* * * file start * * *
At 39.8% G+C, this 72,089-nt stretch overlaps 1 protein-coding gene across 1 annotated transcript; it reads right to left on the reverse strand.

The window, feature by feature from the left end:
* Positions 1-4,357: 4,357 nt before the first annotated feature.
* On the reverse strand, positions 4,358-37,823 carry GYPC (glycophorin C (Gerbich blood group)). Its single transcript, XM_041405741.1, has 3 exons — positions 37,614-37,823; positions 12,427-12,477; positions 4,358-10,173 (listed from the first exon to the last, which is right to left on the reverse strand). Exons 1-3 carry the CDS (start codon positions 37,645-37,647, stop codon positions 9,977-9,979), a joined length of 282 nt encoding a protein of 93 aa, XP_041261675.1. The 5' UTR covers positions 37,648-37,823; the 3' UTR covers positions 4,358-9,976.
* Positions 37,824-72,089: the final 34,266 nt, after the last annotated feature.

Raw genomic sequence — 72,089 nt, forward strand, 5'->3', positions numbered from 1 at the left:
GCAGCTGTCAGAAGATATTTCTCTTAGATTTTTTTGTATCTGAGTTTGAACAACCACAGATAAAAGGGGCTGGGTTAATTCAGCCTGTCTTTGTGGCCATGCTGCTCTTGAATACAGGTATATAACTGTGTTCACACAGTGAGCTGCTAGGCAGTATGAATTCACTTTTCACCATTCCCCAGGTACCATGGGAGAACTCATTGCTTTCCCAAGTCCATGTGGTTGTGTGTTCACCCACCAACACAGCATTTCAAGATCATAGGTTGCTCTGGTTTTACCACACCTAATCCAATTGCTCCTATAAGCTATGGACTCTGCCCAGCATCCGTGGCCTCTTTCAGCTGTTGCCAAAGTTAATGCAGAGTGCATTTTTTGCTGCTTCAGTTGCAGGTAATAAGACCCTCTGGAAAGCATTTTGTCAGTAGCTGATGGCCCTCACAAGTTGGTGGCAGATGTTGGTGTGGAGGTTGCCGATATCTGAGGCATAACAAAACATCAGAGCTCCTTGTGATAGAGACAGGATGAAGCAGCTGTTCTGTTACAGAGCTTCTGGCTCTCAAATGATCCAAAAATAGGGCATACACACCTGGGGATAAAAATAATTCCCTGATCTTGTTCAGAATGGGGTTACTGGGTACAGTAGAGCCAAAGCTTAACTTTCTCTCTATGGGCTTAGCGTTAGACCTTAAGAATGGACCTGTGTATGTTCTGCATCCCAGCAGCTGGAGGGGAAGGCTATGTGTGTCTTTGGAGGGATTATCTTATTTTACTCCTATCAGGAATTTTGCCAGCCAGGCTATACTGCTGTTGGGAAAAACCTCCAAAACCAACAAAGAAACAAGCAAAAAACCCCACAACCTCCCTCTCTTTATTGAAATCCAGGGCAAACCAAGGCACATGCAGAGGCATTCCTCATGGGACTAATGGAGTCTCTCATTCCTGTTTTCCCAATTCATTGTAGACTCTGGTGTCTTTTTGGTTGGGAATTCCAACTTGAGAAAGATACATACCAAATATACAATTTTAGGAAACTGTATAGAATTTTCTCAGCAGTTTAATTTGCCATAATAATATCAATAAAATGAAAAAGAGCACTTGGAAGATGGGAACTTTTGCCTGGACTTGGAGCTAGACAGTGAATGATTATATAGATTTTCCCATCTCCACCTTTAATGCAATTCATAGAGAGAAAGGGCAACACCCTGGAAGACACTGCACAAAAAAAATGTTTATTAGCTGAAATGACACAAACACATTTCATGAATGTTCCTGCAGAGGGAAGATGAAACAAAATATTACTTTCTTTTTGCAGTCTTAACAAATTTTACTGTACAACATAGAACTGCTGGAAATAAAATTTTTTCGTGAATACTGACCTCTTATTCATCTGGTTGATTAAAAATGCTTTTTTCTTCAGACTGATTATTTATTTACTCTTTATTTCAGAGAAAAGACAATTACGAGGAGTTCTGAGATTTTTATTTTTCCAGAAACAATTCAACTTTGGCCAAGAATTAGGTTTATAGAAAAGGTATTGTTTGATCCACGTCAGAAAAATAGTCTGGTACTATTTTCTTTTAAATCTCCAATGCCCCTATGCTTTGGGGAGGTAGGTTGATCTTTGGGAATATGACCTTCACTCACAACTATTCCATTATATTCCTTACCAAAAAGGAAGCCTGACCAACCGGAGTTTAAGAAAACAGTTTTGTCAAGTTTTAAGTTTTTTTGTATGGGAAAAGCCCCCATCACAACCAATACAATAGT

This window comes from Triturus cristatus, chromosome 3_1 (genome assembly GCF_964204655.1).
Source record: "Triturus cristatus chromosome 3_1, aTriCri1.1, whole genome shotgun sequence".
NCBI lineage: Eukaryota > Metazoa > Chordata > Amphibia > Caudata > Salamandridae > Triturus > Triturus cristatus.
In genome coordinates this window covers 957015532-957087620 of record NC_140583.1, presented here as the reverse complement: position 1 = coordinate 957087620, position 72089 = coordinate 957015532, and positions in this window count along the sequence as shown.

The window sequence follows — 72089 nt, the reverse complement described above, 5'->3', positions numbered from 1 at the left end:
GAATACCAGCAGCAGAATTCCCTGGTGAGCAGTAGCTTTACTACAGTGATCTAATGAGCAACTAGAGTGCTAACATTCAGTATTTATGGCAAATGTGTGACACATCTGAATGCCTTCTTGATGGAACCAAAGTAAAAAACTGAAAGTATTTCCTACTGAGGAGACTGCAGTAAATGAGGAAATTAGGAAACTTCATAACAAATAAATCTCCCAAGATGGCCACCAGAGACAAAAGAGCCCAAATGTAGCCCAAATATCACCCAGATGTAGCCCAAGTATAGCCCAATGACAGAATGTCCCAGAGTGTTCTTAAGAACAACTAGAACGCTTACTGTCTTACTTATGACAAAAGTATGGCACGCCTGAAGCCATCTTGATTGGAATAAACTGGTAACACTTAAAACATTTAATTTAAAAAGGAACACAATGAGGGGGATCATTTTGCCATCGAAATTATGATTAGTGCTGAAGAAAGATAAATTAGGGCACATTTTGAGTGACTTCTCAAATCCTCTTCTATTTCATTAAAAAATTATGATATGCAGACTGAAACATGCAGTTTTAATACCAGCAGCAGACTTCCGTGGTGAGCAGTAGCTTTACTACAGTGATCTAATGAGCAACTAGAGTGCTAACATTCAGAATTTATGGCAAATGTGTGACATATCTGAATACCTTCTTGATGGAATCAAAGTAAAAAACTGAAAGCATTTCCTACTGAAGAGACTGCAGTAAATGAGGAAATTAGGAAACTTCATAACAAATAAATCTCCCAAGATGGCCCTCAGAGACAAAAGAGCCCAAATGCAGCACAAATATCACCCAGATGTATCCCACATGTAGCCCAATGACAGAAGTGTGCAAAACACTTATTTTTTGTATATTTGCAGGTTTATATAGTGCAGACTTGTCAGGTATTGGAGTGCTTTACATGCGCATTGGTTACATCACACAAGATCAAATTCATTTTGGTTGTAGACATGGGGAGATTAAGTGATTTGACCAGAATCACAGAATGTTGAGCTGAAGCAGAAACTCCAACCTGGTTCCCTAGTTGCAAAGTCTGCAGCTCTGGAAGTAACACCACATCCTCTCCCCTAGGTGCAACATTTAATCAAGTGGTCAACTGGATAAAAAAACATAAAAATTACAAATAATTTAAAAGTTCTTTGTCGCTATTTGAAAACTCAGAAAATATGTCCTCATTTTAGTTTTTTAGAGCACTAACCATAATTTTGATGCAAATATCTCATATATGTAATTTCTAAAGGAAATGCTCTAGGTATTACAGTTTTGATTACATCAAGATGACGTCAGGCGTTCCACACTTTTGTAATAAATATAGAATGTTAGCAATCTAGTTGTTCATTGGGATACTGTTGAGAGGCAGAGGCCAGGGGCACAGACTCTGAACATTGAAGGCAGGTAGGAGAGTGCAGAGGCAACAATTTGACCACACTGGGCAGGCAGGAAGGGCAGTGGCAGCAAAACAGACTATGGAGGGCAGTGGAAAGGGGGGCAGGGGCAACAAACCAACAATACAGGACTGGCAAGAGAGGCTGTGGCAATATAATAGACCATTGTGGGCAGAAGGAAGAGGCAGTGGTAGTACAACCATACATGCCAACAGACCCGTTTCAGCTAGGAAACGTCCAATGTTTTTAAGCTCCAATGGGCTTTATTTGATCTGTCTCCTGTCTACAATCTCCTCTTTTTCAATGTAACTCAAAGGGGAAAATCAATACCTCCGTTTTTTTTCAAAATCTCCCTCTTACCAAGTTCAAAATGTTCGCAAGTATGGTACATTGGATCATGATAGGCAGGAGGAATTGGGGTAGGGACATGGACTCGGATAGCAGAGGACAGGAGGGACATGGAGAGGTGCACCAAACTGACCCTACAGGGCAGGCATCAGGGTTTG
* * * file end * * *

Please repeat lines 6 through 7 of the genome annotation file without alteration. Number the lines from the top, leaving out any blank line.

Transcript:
Raw genomic sequence — 72,089 nt, forward strand, 5'->3', positions numbered from 1 at the left:
GCAGCTGTCAGAAGATATTTCTCTTAGATTTTTTTGTATCTGAGTTTGAACAACCACAGATAAAAGGGGCTGGGTTAATTCAGCCTGTCTTTGTGGCCATGCTGCTCTTGAATACAGGTATATAACTGTGTTCACACAGTGAGCTGCTAGGCAGTATGAATTCACTTTTCACCATTCCCCAGGTACCATGGGAGAACTCATTGCTTTCCCAAGTCCATGTGGTTGTGTGTTCACCCACCAACACAGCATTTCAAGATCATAGGTTGCTCTGGTTTTACCACACCTAATCCAATTGCTCCTATAAGCTATGGACTCTGCCCAGCATCCGTGGCCTCTTTCAGCTGTTGCCAAAGTTAATGCAGAGTGCATTTTTTGCTGCTTCAGTTGCAGGTAATAAGACCCTCTGGAAAGCATTTTGTCAGTAGCTGATGGCCCTCACAAGTTGGTGGCAGATGTTGGTGTGGAGGTTGCCGATATCTGAGGCATAACAAAACATCAGAGCTCCTTGTGATAGAGACAGGATGAAGCAGCTGTTCTGTTACAGAGCTTCTGGCTCTCAAATGATCCAAAAATAGGGCATACACACCTGGGGATAAAAATAATTCCCTGATCTTGTTCAGAATGGGGTTACTGGGTACAGTAGAGCCAAAGCTTAACTTTCTCTCTATGGGCTTAGCGTTAGACCTTAAGAATGGACCTGTGTATGTTCTGCATCCCAGCAGCTGGAGGGGAAGGCTATGTGTGTCTTTGGAGGGATTATCTTATTTTACTCCTATCAGGAATTTTGCCAGCCAGGCTATACTGCTGTTGGGAAAAACCTCCAAAACCAACAAAGAAACAAGCAAAAAACCCCACAACCTCCCTCTCTTTATTGAAATCCAGGGCAAACCAAGGCACATGCAGAGGCATTCCTCATGGGACTAATGGAGTCTCTCATTCCTGTTTTCCCAATTCATTGTAGACTCTGGTGTCTTTTTGGTTGGGAATTCCAACTTGAGAAAGATACATACCAAATATACAATTTTAGGAAACTGTATAGAATTTTCTCAGCAGTTTAATTTGCCATAATAATATCAATAAAATGAAAAAGAGCACTTGGAAGATGGGAACTTTTGCCTGGACTTGGAGCTAGACAGTGAATGATTATATAGATTTTCCCATCTCCACCTTTAATGCAATTCATAGAGAGAAAGGGCAACACCCTGGAAGACACTGCACAAAAAAAATGTTTATTAGCTGAAATGACACAAACACATTTCATGAATGTTCCTGCAGAGGGAAGATGAAACAAAATATTACTTTCTTTTTGCAGTCTTAACAAATTTTACTGTACAACATAGAACTGCTGGAAATAAAATTTTTTCGTGAATACTGACCTCTTATTCATCTGGTTGATTAAAAATGCTTTTTTCTTCAGACTGATTATTTATTTACTCTTTATTTCAGAGAAAAGACAATTACGAGGAGTTCTGAGATTTTTATTTTTCCAGAAACAATTCAACTTTGGCCAAGAATTAGGTTTATAGAAAAGGTATTGTTTGATCCACGTCAGAAAAATAGTCTGGTACTATTTTCTTTTAAATCTCCAATGCCCCTATGCTTTGGGGAGGTAGGTTGATCTTTGGGAATATGACCTTCACTCACAACTATTCCATTATATTCCTTACCAAAAAGGAAGCCTGACCAACCGGAGTTTAAGAAAACAGTTTTGTCAAGTTTTAAGTTTTTTTGTATGGGAAAAGCCCCCATCACAACCAATACAATAGT